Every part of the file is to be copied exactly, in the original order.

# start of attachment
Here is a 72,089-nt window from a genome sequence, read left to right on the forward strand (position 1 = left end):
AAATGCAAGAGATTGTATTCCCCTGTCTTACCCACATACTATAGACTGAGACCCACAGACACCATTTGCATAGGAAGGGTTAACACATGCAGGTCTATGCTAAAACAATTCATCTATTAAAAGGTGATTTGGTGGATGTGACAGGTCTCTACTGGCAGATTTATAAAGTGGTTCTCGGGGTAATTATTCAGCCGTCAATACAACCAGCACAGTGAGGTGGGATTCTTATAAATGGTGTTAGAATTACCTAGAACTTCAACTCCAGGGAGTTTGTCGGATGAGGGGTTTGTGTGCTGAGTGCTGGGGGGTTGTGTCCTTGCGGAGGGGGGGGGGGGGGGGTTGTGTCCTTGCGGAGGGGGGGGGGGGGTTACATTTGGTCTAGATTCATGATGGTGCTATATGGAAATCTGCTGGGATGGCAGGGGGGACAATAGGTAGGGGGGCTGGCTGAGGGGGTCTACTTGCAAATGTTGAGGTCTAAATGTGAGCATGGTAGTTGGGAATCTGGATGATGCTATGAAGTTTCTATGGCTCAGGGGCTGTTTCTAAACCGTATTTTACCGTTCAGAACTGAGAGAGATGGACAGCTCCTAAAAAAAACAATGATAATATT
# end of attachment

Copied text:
Here is a 72,089-nt window from a genome sequence, read left to right on the forward strand (position 1 = left end):
AAATGCAAGAGATTGTATTCCCCTGTCTTACCCACATACTATAGACTGAGACCCACAGACACCATTTGCATAGGAAGGGTTAACACATGCAGGTCTATGCTAAAACAATTCATCTATTAAAAGGTGATTTGGTGGATGTGACAGGTCTCTACTGGCAGATTTATAAAGTGGTTCTCGGGGTAATTATTCAGCCGTCAATACAACCAGCACAGTGAGGTGGGATTCTTATAAATGGTGTTAGAATTACCTAGAACTTCAACTCCAGGGAGTTTGTCGGATGAGGGGTTTGTGTGCTGAGTGCTGGGGGGTTGTGTCCTTGCGGAGGGGGGGGGGGGGGGGTTGTGTCCTTGCGGAGGGGGGGGGGGGGTTACATTTGGTCTAGATTCATGATGGTGCTATATGGAAATCTGCTGGGATGGCAGGGGGGACAATAGGTAGGGGGGCTGGCTGAGGGGGTCTACTTGCAAATGTTGAGGTCTAAATGTGAGCATGGTAGTTGGGAATCTGGATGATGCTATGAAGTTTCTATGGCTCAGGGGCTGTTTCTAAACCGTATTTTACCGTTCAGAACTGAGAGAGATGGACAGCTCCTAAAAAAAACAATGATAATATT